Well read and a frequent traveler, Lee is a fascinating conversationalist behind the scenes, with a soft, tranquil tone. Like so many of the cast, he has a heart of gold, a good family and contributed time and energy to his church.

- Timm Perry, (Old Rebel's son)

Lonesome Lee was played by Lee Marshall who lived in Kernersville. Lee was a retired textile worker, I believe, and he was doing a little "clowning" around on the side - churches, local parades, etc. and somewhere along the way met the Old Rebel.

While not on the show every day, Lee was a regular on the program in the Seventies as well. He probably came to the taping once or twice each week. Usually I would know in advance when he was scheduled and would write him into the script. While a wonderful person at heart, Lee was not much of an actor - but his heart was always in the right place.

- Jim Wiglesworth, Co-host Old Rebel Show 1968-1977

"My name is Mike Marshall. My father, Lee Marshall, appeared on the Old Rebel Show for many years as "Lonesome Lee the Clown."

"My dad did a lot of clowning including working with Ringling Brothers. He knew many of the famous Ringling clowns over the years.

"He was also fixture in the Piedmont, NC area in Christmas parades, company parties, children's parties, and similar events. He was clowning before he became associated with the Old Rebel Show. His costume evolved over the years, but it was basically of the "sad clown" variety. He still has that outfit in a suitcase at his home. He also has the various props he used on the show--Chee Chee the worm in the apple, Johnny Lee (ventriloquist dummy), and so on.

"When I found this site on the net, I called my dad to tell him some of the items you have. I mentioned the Christmas,1962 film clip. He recalled it well and told me the story line right off.

"I sometimes accompanied my dad to WFMY to watch them do the show. My dad would join George Perry and the others in the dressing room before the show to get ready. Most of the time, there was no script for the show--George, my dad, or one of the other characters would have some simple idea. They would kick it around as they put on their costumes and makeup and basically ad lib the show on the air. None of them were real actors and, by today's standards, it would be considered corny, but it was great, wholesome, fun and the kids loved it. I still run into grown ups who fondly recall being children on the show.

"George Perry was a great gentleman and one of the finest human beings one would want to know. He was great with the kids, very gentle, so they felt really relaxed on the air. Uncle Roy was also a great gentleman. All the characters who appeared over the years made a contribution.

"When I went off to college in 1963 (UNC Chapel Hill), the show came on about 4 or 5 in the afternoon. I lived in a dorm and would sometime go down to the TV room to watch it, that is until another student would show up and ask "are you really watching that kid show?" Of course I'd yield the TV and walk away."

- Mike Marshall

"(Lonesome) Lee Marshall passed away Saturday, July 3rd 2004 at Forsyth Medical Center in Winston-Salem, NC at the age of 89. Lee had been hospitalized for several days. His funeral is Wednesday, July 7th at Hayworth-Miller-Cain Funeral Home in Kernersville, NC. I had the distinct pleasure of knowing Lee for the past 14 years. He was a fine man and a wonderful Christian role model."

- Smith Patterson, WSJS radio Winston-Salem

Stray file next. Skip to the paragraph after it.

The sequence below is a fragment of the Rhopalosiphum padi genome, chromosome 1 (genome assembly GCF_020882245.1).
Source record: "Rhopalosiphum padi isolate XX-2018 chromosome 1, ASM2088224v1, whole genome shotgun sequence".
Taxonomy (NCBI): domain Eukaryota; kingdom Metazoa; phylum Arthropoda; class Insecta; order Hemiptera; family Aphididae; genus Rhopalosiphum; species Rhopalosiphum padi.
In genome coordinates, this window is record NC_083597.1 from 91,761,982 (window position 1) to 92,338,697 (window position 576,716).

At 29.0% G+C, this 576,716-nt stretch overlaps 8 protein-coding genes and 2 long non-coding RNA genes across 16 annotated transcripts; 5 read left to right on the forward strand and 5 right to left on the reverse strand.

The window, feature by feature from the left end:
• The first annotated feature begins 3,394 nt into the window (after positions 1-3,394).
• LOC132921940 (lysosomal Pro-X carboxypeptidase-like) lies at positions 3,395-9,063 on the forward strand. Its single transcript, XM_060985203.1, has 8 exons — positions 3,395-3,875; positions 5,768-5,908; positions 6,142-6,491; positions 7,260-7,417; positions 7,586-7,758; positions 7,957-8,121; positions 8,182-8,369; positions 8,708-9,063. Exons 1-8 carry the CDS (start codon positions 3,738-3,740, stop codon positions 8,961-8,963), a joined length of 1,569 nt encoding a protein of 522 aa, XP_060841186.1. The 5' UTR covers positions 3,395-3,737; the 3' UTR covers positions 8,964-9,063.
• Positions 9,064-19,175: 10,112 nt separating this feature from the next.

pecos peteChristmastime on the 'Old Rebel' show always had an appearance by Santa Claus (the real one) and his mute polar bear, Marco.

How do I know this was the REAL Santa?

A - He sounded like Santa
B - He had Marco with him
C - He was on the 'Old Rebel' Show. You know the Old Rebel wouldn't accept a fake Santa Clause.

The downtown Christmas Parade in Greensboro this was the big-time - with floats and high school bands, and of course Santa. But the coolest part was seeing the celebrities going by on floats or cars - in the flesh, waving to you.

One year there was Uncle Roy in an antique car, Lonesome Lee walking his invisible dog on a leash, Bob Gordon from Channel 12's Sunday afternoon show, local news and weather folks (good 'ole Lee Kinard and Charlie Harville), and of course the Master of Ceremonies - the Old Rebel riding on a vintage fire truck.

From the front steps of Millie Hopkin's nursery school, that's as close to Heaven as a kid gets. (Well, I could have caught a miniature loaf of bread from Little Miss Sunbeam, but you can't have it all).

- John Hitchcock

Old Rebel



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We invite you to watch these rare films of The Old Rebel and the gang - made possible by Raymond Tucker, who restored these images from an old 16mm original. Raymond is actually related to Jim 'Pecos Pete' Tucker!

Around Christmas,1962, the Old Rebel, Pecos Pete, Uncle Roy Griffin and Lonesome Lee clown around at the brand-new Northeast shopping center in Greensboro. This is a silent clip.

In this unintentionally hilarious promotional film for WFMY made in the early Sixties, George Perry is seen leaving for work in the morning.

From the same promo film - 'behind the scenes' at The Old Rebel Show circa 1962.


pecos pete
( Notice the 'Birthday
Spotlight' easel in the

A U D I O / V I D E O


In 1957, The Old Rebel and Pecos Pete released a 45 rpm record that was sold in local record stores.

Today this rare recording is not only a collector's item, it's a genuine folk classic.

Pecos sings and tells the story of a hunting trip gone wrong. Featuring Cathy the Chimp and Troubles the dog.

The Old Rebel tracks a rabbit- or does the rabbit track him?

Uncle Roy

The Magic
Moving Playhouse

An employee of the Greensboro Daily News knew his child loved watching 'The Old Rebel Show' and asked one day if the youngster could sit in the studio during taping. My dad said yes and the child's visit started live audience participation.

Requests to appear on the show increased so much that sports bleachers were purchased to seat the boys and girls - called the magic moving playhouse because it was wheeled in and out of storage when needed.

- Timm Perry